While a certificate from a MOOC isn’t the same as a college degree, MOOCs are providing access to world-class education to anyone with an internet connection, which opens up a world of possibilities. For instance, a high school student can take a MOOC that allows them to determine which career path is right for them (before wasting time and money on a degree that they can’t or don’t want to use). Additionally, those who can’t afford to quit their job to go back to school to further or change their career path can take MOOCs in their free time.
Top 10 Mathematician Movies mentioned in this video:
10. Proof (2005)
9. X+Y (2014)
8. Stand and Deliver (1988)
7. Pi (1998)
6. Gifted (2017)
5. Hidden Figures (2016)
For thousands of years, mathematicians were calculating Pi the obvious but numerically inefficient way. Then Newton came along and changed the game.
See the video: https://www.youtube.com/watch?v=gMlf1ELvRzc
UNESCO has published a useful list of education applications and platforms
The list of educational applications, platforms and resources below aim to help parents, teachers, schools and school administrators facilitate student learning and provide social care and interaction during periods of school closure. Most of the solutions curated are free and many cater to multiple languages. While these solutions do not carry UNESCO’s explicit endorsement, they tend to have a wide reach, a strong user-base and evidence of impact.
What do Euclid, 12-year-old Einstein, and American President James Garfield have in common? They all came up with elegant proofs for the famous Pythagorean theorem, one of the most fundamental rules of geometry and the basis for practical applications like constructing stable buildings and triangulating GPS coordinates. Betty Fei details these three famous proofs.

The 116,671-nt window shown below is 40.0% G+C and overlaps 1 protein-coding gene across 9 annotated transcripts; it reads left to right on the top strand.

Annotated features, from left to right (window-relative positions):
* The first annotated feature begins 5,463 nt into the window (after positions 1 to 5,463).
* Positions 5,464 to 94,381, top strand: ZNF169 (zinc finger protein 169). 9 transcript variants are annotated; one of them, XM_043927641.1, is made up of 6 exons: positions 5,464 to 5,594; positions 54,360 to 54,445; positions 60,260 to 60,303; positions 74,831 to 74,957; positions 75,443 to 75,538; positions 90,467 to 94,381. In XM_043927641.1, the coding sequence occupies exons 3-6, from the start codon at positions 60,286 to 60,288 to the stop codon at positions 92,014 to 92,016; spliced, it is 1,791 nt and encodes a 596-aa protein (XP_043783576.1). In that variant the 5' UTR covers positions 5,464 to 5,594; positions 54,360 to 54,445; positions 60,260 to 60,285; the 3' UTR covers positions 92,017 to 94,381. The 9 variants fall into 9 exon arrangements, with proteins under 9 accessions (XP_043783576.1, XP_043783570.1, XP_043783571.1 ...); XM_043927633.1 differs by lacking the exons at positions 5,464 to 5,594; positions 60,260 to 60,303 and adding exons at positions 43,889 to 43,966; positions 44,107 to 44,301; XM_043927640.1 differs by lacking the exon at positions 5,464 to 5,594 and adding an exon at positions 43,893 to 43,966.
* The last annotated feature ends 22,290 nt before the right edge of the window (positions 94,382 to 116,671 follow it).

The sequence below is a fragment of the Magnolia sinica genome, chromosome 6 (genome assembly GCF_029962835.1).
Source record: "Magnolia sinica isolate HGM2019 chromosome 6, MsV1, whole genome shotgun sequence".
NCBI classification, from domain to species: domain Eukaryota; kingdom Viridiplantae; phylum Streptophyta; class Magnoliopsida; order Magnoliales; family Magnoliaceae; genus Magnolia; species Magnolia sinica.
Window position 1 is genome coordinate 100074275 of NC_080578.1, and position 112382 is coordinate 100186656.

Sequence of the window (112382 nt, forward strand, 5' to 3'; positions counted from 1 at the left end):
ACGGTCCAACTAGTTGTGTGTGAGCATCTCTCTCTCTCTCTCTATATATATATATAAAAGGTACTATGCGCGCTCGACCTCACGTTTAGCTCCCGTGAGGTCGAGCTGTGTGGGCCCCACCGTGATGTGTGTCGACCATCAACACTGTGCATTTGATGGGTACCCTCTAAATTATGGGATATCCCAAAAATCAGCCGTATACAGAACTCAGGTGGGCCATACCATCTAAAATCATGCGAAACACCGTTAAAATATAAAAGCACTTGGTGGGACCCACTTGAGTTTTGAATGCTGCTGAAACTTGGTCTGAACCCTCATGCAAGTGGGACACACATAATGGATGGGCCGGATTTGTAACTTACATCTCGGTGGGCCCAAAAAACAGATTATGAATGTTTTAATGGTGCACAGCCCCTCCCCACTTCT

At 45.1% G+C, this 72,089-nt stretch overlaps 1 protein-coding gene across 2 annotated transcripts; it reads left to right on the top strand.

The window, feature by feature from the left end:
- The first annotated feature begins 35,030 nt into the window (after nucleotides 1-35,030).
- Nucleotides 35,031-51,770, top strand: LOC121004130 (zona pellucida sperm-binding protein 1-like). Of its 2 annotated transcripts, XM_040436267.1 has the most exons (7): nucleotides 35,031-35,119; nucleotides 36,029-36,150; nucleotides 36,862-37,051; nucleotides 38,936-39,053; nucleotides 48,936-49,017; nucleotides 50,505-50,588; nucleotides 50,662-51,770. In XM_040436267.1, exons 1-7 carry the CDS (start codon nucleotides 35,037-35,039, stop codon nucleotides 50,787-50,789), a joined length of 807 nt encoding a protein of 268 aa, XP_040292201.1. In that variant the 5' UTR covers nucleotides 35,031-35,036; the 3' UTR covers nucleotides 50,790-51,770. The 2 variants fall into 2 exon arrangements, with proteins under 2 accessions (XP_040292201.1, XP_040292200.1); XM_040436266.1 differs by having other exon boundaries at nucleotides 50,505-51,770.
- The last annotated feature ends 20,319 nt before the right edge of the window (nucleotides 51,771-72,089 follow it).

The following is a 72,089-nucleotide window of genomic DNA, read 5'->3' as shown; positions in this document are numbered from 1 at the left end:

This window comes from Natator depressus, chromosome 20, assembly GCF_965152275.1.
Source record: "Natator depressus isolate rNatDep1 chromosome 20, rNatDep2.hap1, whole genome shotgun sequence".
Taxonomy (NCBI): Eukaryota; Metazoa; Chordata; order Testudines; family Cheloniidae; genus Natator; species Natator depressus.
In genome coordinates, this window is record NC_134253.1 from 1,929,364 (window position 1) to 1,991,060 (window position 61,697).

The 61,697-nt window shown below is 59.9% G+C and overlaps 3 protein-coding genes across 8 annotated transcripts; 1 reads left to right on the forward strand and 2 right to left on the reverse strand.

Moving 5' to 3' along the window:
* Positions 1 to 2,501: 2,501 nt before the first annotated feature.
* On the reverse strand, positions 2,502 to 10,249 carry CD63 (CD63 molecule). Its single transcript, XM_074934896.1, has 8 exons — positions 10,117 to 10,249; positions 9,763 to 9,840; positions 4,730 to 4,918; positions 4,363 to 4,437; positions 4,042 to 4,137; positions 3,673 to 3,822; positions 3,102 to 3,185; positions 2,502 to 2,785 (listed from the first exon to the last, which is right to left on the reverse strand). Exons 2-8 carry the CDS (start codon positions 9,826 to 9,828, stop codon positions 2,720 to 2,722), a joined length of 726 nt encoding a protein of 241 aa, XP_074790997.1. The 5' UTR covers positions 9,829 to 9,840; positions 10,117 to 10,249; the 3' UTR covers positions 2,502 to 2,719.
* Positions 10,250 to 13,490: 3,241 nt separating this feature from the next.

View the lesson here: https://www.youtube.com/watch?v=YompsDlEdtc
Two perfectly rational gingerbread men, Crispy and Chewy, are out strolling when they’re caught by a fox. Instead of simply eating them, he decides to put their friendship to the test with a cruel dilemma. He’ll ask each gingerbread man whether he’d opt to Spare or Sacrifice the other. What should they choose? Lucas Husted dives into the classic game theory scenario: the Prisoner's Dilemma.
When Nicolas Bourbaki applied to the American Mathematical Society in the 1950s, he was already one of the most influential mathematicians of his time. He’d published articles in international journals and his textbooks were required reading. Yet his application was firmly rejected for one simple reason: Nicolas Bourbaki did not exist. How is that possible? Pratik Aghor digs into the mystery.
See this interesting animation: https://www.youtube.com/watch?v=0O_boW9YA7I
Michio Kaku is an American theoretical physicist, futurist, and popularizer of science. He is a professor of theoretical physics in the City College of New York and CUNY Graduate Center. Kaku has written several books about physics and related topics, has made frequent appearances on radio, television, and film, and writes online blogs and articles.
We all want our kids to succeed in math. In most districts, standardized tests are the way understanding is measured, yet nobody wants to teach to the test. Over-reliance on test prep materials and “drill and kill” worksheets steals instructional time while also harming learning and motivation. But sound instruction and good test scores aren’t mutually exclusive. Being intentional and using creative approaches to your instruction can get students excited about math.
The entire field of mathematics summarised in a single map! This shows how pure mathematics and applied mathematics relate to each other and all of the sub-topics they are made from.
Can you find some errors on the map?
See the video on YouTube: https://www.youtube.com/watch?v=OmJ-4B-mS-Y&t=2s
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